See above. And it's a neat find, a nice confirmation, tells us all kind of stuff, no question. For some reason some folks imagined that this - a classic transitional fossil - would make creationists stop and think, since they're always demanding transitional fossils, etc. These silly folks imagined that these were real requests, that the creationist game is being played by rules of evidence and all. Everybody with any familiarity with creationism just waited for the press releases/ web pages / blog posts explaining why it had to be wrong wrong wrong.

And we were right. : (

"What more do we need from the fossil record to show that the creationists are flatly wrong?"

Oh, silly Dr. Novacek! It's not about you or your evidence, honey! There's nothing you can do, because the creationists just don't care about you that way.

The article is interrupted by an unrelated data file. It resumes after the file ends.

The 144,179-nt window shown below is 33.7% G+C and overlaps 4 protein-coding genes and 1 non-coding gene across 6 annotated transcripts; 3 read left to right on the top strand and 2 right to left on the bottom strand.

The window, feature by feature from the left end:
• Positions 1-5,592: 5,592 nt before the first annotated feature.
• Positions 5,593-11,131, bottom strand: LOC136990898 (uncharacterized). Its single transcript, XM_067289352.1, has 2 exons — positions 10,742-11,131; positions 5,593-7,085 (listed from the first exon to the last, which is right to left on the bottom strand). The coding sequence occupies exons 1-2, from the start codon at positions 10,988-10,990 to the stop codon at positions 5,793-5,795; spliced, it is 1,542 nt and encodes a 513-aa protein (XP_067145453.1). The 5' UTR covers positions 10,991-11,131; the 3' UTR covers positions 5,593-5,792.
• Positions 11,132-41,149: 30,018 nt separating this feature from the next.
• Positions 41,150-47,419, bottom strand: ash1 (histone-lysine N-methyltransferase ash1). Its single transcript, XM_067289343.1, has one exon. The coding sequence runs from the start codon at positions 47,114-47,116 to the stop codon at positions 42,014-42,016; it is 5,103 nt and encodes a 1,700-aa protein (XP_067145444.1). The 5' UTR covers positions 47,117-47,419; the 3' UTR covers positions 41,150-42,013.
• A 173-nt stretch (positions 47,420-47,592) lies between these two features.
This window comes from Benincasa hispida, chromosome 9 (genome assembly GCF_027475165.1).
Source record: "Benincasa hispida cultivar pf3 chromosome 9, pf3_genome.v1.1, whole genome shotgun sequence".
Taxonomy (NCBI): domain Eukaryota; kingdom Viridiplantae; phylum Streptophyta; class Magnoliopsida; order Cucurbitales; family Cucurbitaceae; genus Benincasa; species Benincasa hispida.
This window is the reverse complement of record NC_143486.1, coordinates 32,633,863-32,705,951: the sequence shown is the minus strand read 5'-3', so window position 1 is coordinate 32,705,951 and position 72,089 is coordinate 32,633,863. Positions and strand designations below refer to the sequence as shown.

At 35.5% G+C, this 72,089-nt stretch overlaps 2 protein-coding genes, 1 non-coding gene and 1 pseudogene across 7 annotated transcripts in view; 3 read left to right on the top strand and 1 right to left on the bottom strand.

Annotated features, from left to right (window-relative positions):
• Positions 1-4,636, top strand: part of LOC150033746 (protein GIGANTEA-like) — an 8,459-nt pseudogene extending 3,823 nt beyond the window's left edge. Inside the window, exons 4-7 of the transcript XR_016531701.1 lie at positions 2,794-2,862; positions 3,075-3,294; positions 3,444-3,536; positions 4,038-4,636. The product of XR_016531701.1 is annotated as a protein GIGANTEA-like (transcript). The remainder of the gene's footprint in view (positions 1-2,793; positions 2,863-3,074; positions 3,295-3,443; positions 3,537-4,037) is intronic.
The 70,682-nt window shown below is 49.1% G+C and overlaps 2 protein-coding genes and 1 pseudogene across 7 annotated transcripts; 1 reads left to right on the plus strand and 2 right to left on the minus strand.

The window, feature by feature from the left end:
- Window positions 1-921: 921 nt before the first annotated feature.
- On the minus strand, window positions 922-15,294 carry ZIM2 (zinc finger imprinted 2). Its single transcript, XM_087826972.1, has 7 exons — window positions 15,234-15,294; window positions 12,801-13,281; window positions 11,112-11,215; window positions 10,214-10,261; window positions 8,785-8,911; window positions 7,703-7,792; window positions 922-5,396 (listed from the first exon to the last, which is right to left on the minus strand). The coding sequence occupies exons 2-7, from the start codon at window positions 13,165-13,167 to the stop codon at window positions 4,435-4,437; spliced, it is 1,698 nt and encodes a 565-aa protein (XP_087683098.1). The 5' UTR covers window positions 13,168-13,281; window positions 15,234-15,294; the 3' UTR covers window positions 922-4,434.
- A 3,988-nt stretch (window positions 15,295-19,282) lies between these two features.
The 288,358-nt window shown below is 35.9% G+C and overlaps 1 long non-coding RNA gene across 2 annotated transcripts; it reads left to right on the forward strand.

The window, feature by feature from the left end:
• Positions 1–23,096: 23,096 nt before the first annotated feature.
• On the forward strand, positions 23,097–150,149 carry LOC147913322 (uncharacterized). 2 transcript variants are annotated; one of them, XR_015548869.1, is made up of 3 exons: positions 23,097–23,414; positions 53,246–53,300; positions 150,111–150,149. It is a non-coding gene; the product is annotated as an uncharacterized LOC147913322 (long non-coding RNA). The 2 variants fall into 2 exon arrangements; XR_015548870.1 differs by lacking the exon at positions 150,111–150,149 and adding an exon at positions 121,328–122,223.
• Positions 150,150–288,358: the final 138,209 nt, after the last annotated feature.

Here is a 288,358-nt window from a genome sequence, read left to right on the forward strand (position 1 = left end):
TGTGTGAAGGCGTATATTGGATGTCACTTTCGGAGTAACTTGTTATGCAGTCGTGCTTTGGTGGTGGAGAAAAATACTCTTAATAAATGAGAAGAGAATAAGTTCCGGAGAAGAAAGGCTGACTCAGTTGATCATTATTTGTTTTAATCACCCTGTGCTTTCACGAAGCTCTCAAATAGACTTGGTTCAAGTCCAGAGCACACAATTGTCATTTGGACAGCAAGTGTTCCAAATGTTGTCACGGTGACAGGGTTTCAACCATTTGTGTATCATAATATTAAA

"Or are you calling those of us who support Intelligent Design some kind of religious creationists?"

"Wow! A fish with digits, wrist and shoulders just like us. You'd think we might have a similar Architect. No! The fish-wrist can only mean one thing! There is no God! Yayyyyy!"

Religious?! NO! What on earth would make me think such a thing?! Now, I know that (Republican, conservative) Judge Jones down in Dover had some crazy idea about how "[a] significant aspect of the IDM is that despite Defendants’ protestations to the contrary, it describes ID as a religious argument. In that vein, the writings of leading ID proponents reveal that the designer postulated by their argument is the God of Christianity," but come on now!

And again we come to the crux of the matter, the alpha and the omega of the creationism crusade - the obsession with the idea that evolution = no God.